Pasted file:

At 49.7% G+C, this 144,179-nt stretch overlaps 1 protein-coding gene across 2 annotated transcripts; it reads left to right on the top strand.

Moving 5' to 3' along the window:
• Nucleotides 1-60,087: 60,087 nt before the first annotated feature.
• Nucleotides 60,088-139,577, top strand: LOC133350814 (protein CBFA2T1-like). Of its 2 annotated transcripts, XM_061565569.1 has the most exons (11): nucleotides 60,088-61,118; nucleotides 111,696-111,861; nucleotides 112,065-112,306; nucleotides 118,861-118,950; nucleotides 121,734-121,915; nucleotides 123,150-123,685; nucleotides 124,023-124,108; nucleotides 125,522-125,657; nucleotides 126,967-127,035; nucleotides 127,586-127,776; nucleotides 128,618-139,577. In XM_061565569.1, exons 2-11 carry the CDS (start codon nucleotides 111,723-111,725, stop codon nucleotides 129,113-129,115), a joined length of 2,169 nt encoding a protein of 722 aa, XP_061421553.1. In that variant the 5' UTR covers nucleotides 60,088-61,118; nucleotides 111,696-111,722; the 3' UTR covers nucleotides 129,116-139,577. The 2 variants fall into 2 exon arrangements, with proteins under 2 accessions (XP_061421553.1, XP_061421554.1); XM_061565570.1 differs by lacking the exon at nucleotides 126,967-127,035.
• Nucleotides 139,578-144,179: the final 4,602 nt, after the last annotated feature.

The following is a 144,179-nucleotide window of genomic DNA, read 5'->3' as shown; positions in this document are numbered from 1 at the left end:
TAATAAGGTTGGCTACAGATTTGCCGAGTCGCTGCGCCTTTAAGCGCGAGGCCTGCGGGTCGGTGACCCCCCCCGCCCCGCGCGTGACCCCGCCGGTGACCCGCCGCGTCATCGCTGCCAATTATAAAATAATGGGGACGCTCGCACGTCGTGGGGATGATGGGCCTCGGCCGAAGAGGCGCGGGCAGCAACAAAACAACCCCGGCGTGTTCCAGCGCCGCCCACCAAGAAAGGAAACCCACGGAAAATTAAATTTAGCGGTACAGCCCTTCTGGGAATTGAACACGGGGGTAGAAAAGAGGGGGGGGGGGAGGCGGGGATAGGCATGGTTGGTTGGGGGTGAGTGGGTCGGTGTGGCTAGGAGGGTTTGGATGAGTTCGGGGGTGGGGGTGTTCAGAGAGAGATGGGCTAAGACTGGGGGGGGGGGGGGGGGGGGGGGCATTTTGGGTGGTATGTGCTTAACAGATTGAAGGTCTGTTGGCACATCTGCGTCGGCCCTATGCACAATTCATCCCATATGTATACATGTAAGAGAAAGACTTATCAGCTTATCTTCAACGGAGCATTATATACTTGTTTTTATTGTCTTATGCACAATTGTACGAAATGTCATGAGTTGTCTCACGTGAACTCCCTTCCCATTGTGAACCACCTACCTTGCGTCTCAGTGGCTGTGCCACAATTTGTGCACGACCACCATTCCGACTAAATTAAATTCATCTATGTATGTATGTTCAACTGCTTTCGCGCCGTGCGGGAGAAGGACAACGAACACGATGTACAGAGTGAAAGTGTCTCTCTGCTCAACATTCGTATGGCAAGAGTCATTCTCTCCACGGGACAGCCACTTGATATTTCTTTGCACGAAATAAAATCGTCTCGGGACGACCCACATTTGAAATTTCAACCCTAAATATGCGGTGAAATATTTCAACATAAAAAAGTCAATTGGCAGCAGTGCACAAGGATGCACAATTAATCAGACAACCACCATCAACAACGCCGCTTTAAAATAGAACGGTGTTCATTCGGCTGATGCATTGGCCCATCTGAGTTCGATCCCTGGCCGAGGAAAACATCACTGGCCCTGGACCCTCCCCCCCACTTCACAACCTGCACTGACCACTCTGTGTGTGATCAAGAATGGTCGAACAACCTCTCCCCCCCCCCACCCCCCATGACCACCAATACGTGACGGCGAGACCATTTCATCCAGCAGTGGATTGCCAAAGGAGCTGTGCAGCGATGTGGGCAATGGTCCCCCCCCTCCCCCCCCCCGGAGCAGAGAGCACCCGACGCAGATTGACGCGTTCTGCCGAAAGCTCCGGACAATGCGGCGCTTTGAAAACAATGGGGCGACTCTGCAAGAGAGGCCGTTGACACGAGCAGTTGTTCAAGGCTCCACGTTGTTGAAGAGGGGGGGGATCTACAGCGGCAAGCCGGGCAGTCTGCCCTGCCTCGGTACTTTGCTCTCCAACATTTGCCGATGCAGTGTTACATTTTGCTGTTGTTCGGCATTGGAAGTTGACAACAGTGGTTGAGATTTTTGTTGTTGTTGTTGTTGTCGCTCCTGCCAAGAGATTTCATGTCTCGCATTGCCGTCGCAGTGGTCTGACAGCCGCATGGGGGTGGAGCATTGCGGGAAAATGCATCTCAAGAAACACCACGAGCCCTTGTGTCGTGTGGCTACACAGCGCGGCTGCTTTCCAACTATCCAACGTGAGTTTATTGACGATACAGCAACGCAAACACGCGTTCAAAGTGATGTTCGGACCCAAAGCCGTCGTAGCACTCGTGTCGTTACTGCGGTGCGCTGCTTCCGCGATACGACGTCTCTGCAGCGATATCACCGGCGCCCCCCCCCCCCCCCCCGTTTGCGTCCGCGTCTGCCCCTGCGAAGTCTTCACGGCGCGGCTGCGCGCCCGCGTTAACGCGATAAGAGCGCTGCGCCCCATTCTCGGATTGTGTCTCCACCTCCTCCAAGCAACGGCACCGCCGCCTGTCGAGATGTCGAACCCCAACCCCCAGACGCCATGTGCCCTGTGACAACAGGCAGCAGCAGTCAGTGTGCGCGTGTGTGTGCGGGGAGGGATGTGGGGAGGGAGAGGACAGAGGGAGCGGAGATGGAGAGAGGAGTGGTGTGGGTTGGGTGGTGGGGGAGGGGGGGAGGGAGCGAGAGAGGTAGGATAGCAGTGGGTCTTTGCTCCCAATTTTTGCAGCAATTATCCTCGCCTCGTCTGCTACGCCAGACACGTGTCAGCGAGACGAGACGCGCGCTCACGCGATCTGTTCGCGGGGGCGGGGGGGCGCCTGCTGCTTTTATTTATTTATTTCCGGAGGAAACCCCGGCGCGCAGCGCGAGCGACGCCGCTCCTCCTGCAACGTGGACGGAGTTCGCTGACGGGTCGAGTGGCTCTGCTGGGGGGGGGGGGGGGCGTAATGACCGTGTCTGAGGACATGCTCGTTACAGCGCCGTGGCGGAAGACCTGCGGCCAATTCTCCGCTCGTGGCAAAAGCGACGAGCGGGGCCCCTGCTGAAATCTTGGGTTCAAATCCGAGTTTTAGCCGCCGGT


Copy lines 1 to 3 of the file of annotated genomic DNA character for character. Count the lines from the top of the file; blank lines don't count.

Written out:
At 49.7% G+C, this 144,179-nt stretch overlaps 1 protein-coding gene across 2 annotated transcripts; it reads left to right on the top strand.

Moving 5' to 3' along the window:
• Nucleotides 1-60,087: 60,087 nt before the first annotated feature.